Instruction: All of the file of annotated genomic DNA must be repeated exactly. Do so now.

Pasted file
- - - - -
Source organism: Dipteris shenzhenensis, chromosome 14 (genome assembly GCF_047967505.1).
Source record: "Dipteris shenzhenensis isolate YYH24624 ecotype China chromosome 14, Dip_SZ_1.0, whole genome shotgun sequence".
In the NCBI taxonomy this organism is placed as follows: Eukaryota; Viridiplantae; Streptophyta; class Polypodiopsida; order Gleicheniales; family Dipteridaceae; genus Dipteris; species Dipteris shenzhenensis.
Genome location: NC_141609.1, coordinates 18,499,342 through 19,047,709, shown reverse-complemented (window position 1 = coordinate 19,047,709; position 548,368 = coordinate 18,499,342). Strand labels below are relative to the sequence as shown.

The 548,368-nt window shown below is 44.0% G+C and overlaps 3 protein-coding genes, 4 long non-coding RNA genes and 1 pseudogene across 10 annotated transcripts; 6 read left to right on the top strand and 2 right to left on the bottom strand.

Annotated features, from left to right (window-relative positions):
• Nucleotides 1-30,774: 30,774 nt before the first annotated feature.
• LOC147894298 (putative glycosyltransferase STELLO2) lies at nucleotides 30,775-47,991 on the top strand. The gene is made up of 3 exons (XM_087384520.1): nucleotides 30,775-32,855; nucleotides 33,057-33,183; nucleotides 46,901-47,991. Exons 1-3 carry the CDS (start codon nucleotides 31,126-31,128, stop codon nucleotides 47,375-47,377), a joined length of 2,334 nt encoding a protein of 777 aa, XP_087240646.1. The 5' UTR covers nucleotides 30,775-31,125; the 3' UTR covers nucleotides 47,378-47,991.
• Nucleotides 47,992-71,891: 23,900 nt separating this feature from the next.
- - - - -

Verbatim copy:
Source organism: Dipteris shenzhenensis, chromosome 14 (genome assembly GCF_047967505.1).
Source record: "Dipteris shenzhenensis isolate YYH24624 ecotype China chromosome 14, Dip_SZ_1.0, whole genome shotgun sequence".
In the NCBI taxonomy this organism is placed as follows: Eukaryota; Viridiplantae; Streptophyta; class Polypodiopsida; order Gleicheniales; family Dipteridaceae; genus Dipteris; species Dipteris shenzhenensis.
Genome location: NC_141609.1, coordinates 18,499,342 through 19,047,709, shown reverse-complemented (window position 1 = coordinate 19,047,709; position 548,368 = coordinate 18,499,342). Strand labels below are relative to the sequence as shown.

The 548,368-nt window shown below is 44.0% G+C and overlaps 3 protein-coding genes, 4 long non-coding RNA genes and 1 pseudogene across 10 annotated transcripts; 6 read left to right on the top strand and 2 right to left on the bottom strand.

Annotated features, from left to right (window-relative positions):
• Nucleotides 1-30,774: 30,774 nt before the first annotated feature.
• LOC147894298 (putative glycosyltransferase STELLO2) lies at nucleotides 30,775-47,991 on the top strand. The gene is made up of 3 exons (XM_087384520.1): nucleotides 30,775-32,855; nucleotides 33,057-33,183; nucleotides 46,901-47,991. Exons 1-3 carry the CDS (start codon nucleotides 31,126-31,128, stop codon nucleotides 47,375-47,377), a joined length of 2,334 nt encoding a protein of 777 aa, XP_087240646.1. The 5' UTR covers nucleotides 30,775-31,125; the 3' UTR covers nucleotides 47,378-47,991.
• Nucleotides 47,992-71,891: 23,900 nt separating this feature from the next.